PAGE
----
DeKalb County’s elected officials have been warned: Sending too many mass emails from government accounts before an election isn’t allowed.
The DeKalb Board of Ethics unanimously approved an advisory opinion Thursday that limits official communications because they may amount to political campaigning.
Violations of the board’s guidance could result in ethics charges.
“County resources may never be used to support or oppose the election or re-election of a candidate for political office, nor any referendum measure,” according to the advisory opinion.
DeKalb commissioners frequently send emails to communicate with residents about events, policy proposals and public meetings. But the advisory opinion means they’ll now have to be more careful when they’re running for office.
The ruling only covers use of government resources and doesn’t apply to political mailings from campaigns.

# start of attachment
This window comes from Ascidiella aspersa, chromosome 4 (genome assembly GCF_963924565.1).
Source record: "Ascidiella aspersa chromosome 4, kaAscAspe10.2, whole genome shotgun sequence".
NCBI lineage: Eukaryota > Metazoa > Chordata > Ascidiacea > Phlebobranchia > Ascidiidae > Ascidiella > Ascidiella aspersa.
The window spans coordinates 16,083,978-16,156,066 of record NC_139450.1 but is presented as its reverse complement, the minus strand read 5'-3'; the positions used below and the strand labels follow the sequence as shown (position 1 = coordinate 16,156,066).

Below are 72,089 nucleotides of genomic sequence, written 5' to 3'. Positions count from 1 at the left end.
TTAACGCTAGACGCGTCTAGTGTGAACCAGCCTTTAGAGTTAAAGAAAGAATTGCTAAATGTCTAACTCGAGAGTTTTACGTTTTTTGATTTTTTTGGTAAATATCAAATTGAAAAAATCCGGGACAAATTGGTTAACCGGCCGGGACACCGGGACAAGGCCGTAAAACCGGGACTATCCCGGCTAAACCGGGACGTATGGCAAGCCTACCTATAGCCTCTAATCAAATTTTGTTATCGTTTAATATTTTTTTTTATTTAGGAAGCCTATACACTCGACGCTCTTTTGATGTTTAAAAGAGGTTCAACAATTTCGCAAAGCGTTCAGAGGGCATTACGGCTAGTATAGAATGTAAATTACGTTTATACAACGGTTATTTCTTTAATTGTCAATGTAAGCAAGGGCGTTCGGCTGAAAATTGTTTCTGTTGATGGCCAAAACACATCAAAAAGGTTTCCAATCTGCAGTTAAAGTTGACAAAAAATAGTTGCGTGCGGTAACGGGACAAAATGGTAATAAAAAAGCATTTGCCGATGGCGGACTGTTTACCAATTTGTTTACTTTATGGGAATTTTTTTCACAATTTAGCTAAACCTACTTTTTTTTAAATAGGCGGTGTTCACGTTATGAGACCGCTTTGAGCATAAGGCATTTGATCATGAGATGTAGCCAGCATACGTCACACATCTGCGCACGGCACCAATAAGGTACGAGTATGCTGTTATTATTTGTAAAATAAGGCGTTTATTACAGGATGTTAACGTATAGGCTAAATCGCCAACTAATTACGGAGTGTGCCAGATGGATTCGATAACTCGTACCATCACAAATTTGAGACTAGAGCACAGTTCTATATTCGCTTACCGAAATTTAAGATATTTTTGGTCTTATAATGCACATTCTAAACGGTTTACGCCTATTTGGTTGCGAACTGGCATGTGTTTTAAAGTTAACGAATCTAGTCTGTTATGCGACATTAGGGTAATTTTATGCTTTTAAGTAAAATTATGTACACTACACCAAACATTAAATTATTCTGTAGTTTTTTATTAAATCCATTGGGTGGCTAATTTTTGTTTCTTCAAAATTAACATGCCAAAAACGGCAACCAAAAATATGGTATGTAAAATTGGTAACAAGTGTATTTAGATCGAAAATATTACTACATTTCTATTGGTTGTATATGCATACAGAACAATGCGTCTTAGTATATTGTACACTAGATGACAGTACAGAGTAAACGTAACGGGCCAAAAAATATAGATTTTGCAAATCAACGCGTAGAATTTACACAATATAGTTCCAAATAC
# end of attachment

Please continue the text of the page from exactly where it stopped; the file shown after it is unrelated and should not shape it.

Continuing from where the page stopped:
Candidates who are up for election can’t send more than two mass communications of any form — through U.S. mail, email or county internet — from official addresses during the 90 days before any primary, runoff, general election, special election or referendum, according to the advisory opinion.
Their communications can’t promote or disparage any candidate, acknowledge holidays, advertise festivals or offer a position on political issues except those that are pending before the DeKalb Commission.
Candidates are allowed to communicate about election dates, sample ballots, board meeting agendas and official meetings, the opinion says.
Click here to read the DeKalb Board of Ethics advisory opinion.